Perl::Critic runs on Perl back to Perl 5.6.1. It relies on the PPI module to do the heavy work of parsing Perl.

INTERFACE SUPPORT

The Perl::Critic module is considered to be a public class. Any changes to its interface will go through a deprecation cycle.

CONSTRUCTOR

new( [ -profile => $FILE, -severity => $N, -theme => $string, -include => \@PATTERNS, -exclude => \@PATTERNS, -top => $N, -only => $B, -profile-strictness => $PROFILE_STRICTNESS_{WARN|FATAL|QUIET}, -force => $B, -verbose => $N ], -color => $B, -pager => $string, -allow-unsafe => $B, -criticism-fatal => $B)

new()

Returns a reference to a new Perl::Critic object. Most arguments are just passed directly into Perl::Critic::Config, but I have described them here as well. The default value for all arguments can be defined in your .perlcriticrc file. See the "CONFIGURATION" section for more information about that. All arguments are optional key-value pairs as follows:

-profile is a path to a configuration file. If $FILE is not defined, Perl::Critic::Config attempts to find a .perlcriticrc configuration file in the current directory, and then in your home directory. Alternatively, you can set the PERLCRITIC environment variable to point to a file in another location. If a configuration file can't be found, or if $FILE is an empty string, then all Policies will be loaded with their default configuration. See "CONFIGURATION" for more information.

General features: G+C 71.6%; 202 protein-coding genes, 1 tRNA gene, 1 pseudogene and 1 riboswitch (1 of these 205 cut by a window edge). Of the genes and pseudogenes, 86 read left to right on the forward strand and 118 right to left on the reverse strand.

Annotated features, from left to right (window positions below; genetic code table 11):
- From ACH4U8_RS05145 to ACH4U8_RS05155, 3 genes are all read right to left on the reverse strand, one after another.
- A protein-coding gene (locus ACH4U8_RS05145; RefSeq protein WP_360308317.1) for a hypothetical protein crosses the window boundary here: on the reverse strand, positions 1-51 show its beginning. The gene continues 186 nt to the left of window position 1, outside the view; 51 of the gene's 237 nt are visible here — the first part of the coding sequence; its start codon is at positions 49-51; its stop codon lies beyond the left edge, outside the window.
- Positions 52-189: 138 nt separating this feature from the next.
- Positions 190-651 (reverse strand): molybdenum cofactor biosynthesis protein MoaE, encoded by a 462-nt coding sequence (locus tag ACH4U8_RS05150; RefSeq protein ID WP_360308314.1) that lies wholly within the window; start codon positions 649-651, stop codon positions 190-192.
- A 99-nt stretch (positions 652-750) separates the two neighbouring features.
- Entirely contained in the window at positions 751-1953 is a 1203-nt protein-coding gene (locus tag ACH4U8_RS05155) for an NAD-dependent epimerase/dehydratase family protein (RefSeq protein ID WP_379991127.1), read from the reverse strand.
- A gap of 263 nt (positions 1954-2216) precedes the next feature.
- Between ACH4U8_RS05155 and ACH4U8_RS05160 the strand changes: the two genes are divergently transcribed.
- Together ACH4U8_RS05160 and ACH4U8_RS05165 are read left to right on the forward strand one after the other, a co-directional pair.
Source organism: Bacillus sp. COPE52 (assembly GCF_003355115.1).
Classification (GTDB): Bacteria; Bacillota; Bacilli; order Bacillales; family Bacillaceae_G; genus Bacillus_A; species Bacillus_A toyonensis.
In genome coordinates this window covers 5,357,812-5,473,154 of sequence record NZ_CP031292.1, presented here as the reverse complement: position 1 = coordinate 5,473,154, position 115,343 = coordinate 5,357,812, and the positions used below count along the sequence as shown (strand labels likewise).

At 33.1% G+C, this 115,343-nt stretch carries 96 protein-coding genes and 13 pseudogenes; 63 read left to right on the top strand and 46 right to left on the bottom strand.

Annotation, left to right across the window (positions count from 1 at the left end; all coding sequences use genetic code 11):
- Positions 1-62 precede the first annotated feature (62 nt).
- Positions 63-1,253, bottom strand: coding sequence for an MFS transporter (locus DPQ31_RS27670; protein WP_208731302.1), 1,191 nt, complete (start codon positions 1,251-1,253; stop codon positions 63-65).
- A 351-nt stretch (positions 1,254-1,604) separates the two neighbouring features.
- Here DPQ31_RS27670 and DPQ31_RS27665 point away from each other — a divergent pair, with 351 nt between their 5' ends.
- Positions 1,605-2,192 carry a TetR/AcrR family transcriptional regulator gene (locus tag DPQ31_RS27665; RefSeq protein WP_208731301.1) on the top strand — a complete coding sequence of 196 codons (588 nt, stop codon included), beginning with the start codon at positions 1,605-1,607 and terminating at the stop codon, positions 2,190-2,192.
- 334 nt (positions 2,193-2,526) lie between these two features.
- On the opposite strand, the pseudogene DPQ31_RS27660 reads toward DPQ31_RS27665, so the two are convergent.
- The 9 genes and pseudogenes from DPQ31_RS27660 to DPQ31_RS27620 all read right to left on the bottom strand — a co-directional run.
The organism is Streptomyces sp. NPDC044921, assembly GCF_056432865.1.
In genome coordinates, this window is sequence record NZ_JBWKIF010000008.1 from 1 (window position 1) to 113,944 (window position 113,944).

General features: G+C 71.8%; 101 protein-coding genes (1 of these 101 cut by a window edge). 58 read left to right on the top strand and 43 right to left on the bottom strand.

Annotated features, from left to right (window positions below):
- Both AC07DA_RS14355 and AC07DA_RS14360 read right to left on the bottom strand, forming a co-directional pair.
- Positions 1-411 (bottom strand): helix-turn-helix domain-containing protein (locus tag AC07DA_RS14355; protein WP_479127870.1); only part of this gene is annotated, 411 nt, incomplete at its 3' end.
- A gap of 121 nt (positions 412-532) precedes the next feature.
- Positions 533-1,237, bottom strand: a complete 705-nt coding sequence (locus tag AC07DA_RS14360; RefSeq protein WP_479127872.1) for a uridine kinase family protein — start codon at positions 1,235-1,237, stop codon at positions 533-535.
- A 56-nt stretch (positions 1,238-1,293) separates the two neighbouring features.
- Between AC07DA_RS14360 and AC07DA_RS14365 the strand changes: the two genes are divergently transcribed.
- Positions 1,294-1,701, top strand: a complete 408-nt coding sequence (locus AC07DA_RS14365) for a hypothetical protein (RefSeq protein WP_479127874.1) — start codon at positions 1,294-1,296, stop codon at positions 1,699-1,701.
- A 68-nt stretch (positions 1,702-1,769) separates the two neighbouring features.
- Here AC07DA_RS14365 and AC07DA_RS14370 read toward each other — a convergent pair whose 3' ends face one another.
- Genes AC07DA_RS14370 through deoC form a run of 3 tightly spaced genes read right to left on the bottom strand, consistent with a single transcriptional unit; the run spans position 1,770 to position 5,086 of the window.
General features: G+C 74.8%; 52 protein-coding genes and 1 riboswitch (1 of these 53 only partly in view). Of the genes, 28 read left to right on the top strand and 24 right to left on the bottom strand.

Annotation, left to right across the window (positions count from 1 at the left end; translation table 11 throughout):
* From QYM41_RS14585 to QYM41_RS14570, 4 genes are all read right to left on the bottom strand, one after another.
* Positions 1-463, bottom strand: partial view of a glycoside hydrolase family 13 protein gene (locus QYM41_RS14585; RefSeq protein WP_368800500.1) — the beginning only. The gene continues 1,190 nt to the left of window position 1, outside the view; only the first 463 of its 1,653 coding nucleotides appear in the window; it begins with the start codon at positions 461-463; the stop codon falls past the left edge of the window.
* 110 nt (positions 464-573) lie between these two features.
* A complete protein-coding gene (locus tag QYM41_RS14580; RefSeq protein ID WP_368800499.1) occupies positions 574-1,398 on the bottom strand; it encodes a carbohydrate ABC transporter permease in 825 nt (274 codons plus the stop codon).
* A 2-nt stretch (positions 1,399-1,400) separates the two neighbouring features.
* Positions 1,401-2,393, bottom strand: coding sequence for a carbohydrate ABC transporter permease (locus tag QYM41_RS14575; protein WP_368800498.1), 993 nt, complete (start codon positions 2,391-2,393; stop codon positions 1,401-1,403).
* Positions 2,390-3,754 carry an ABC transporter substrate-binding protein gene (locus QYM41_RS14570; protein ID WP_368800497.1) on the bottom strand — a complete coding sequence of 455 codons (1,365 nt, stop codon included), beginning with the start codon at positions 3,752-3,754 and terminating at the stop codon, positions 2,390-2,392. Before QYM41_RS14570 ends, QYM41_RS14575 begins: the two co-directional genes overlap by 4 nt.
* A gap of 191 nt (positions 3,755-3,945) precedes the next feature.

-severity is the minimum severity level. Only Policy modules that have a severity greater than $N will be applied. Severity values are integers ranging from 1 (least severe violations) to 5 (most severe violations). The default is 5. For a given -profile, decreasing the -severity will usually reveal more Policy violations. You can set the default value for this option in your .perlcriticrc file. Users can redefine the severity level for any Policy in their .perlcriticrc file. See "CONFIGURATION" for more information.